Full-text · Article · Jan 2007 · Insect Molecular Biology
[Show abstract][Hide abstract] ABSTRACT: One of the most fascinating anti-predator responses displayed by parasites is that of hairworms (Nematomorpha). Following the ingestion of the insect host by fish or frogs, the parasitic worm is able to actively exit both its host and the gut of the predator. Using as a model the hairworm, Paragordius tricuspidatus, (parasitizing the cricket Nemobius sylvestris) and the fish predator Micropterus salmoïdes, we explored, with proteomics tools, the physiological basis of this anti-predator response. By examining the proteome of the parasitic worm, we detected a differential expression of 27 protein spots in those worms able to escape the predator. Peptide Mass Fingerprints of candidate protein spots suggest the existence of an intense muscular activity in escaping worms, which functions in parallel with their distinctive biology. In a second step, we attempted to determine whether the energy expended by worms to escape the predator is traded off against its reproductive potential. Remarkably, the number of offspring produced by worms having escaped a predator was not reduced compared with controls.
[Show abstract][Hide abstract] ABSTRACT: Phylogenetically unrelated parasites often increase the chances of their transmission by inducing similar phenotypic changes in their hosts. However, it is not known whether these convergent strategies rely on the same biochemical precursors. In this paper, we explored such aspects by studying two gammarid species (Gammarus insensibilis and Gammarus pulex; Crustacea: Amphipoda: Gammaridae) serving as intermediate hosts in the life cycle of two distantly related parasites: the trematode, Microphallus papillorobustus and the acanthocephalan, Polymorphus minutus. Both these parasite species are known to manipulate the behaviour of their amphipod hosts, bringing them towards the water surface, where they are preferentially eaten by aquatic birds (definitive hosts). By studying and comparing the brains of infected G. insensibilis and G. pulex with proteomics tools, we have elucidated some of the proximate causes involved in the parasite-induced alterations of host behaviour for each system. Protein identifications suggest that altered physiological compartments in hosts can be similar (e.g. immunoneural connexions) or different (e.g. vision process), and hence specific to the host-parasite association considered. Moreover, proteins required to alter the same physiological compartment can be specific or conversely common in both systems, illustrating in the latter case a molecular convergence in the proximate mechanisms of manipulation.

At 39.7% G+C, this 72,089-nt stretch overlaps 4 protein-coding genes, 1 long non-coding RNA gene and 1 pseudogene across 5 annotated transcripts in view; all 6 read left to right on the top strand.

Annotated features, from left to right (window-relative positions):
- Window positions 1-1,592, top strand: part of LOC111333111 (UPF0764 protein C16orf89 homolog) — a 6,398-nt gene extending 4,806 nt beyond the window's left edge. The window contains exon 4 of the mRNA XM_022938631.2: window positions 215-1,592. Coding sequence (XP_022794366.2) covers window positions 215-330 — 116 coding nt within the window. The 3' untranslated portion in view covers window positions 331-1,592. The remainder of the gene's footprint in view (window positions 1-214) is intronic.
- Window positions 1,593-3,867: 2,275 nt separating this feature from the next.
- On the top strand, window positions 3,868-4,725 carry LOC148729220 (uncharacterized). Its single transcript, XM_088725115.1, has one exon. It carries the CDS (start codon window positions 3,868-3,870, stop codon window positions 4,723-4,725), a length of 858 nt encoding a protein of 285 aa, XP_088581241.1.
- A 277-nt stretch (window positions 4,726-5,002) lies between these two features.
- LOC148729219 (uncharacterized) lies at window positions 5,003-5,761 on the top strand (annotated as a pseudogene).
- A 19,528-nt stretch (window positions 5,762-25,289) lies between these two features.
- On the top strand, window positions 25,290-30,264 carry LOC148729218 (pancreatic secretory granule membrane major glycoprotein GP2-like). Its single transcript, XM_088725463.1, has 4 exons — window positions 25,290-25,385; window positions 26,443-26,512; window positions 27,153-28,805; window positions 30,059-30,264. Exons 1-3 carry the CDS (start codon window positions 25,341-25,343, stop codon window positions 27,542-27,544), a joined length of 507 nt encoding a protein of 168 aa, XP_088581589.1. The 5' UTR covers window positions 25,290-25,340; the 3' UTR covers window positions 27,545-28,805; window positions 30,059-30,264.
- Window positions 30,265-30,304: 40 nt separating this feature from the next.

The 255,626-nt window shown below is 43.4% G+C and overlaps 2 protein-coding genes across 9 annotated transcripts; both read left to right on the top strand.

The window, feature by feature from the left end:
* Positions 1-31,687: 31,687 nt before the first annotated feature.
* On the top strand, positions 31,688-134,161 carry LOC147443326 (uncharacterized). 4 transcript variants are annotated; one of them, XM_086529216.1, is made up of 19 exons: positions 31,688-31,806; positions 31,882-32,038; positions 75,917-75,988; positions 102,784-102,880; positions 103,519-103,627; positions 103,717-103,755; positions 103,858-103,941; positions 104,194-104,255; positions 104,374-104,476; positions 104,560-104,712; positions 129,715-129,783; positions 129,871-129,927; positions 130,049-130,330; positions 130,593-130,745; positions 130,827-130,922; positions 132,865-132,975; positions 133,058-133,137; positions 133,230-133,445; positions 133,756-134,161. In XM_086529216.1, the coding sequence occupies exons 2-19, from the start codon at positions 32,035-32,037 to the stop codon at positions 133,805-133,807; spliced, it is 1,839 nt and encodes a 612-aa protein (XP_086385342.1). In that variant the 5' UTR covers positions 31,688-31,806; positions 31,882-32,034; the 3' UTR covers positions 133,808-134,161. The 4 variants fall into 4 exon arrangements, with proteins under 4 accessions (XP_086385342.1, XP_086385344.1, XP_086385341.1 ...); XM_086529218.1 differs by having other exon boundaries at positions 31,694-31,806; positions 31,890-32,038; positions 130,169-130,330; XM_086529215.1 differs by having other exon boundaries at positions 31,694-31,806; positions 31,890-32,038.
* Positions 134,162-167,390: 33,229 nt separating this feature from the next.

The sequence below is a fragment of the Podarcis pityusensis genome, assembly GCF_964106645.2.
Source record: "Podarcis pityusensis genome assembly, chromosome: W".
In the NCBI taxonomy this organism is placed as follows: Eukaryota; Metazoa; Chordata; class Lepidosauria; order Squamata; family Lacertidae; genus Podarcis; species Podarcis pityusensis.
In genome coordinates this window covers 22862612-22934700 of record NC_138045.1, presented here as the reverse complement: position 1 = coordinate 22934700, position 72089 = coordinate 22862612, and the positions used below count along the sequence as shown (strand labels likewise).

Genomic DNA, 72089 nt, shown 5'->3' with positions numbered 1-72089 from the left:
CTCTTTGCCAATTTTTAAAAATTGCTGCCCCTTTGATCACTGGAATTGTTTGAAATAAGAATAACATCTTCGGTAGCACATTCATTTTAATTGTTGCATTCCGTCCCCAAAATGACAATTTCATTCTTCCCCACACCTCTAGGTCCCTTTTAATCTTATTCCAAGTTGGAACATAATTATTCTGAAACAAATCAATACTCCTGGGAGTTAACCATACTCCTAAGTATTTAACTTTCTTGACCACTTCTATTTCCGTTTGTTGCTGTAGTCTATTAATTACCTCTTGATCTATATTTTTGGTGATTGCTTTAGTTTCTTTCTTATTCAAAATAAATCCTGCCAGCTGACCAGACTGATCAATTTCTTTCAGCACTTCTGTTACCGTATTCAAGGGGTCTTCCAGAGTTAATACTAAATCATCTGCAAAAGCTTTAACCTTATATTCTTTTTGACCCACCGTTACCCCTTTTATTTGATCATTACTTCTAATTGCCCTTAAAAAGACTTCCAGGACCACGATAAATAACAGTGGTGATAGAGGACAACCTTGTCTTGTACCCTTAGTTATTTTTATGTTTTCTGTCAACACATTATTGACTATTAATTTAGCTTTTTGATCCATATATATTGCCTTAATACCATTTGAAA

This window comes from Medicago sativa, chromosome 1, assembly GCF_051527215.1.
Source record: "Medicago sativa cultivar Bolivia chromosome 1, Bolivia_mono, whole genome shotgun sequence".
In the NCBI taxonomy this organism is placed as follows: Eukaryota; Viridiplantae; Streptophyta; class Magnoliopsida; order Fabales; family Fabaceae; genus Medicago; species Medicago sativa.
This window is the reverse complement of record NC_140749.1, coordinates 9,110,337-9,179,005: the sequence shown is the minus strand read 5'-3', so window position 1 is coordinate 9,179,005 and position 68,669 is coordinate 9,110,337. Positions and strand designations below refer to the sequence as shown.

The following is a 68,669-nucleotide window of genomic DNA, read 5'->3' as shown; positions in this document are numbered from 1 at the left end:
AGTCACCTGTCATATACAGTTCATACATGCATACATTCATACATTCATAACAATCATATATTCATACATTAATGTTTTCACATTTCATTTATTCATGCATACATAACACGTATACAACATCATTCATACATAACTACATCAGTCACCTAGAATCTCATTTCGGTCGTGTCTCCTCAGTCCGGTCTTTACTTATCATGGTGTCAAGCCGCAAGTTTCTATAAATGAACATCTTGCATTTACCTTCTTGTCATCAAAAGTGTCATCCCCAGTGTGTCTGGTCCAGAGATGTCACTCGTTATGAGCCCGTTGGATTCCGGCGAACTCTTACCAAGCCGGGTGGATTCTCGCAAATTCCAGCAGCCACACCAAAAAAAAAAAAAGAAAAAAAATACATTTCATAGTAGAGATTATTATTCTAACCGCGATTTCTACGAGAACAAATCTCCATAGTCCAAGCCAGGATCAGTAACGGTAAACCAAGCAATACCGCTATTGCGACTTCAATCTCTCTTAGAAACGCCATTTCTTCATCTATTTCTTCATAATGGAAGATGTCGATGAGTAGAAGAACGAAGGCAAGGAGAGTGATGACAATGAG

Full-text · Article · Dec 2006 · Proceedings of the Royal Society B: Biological Sciences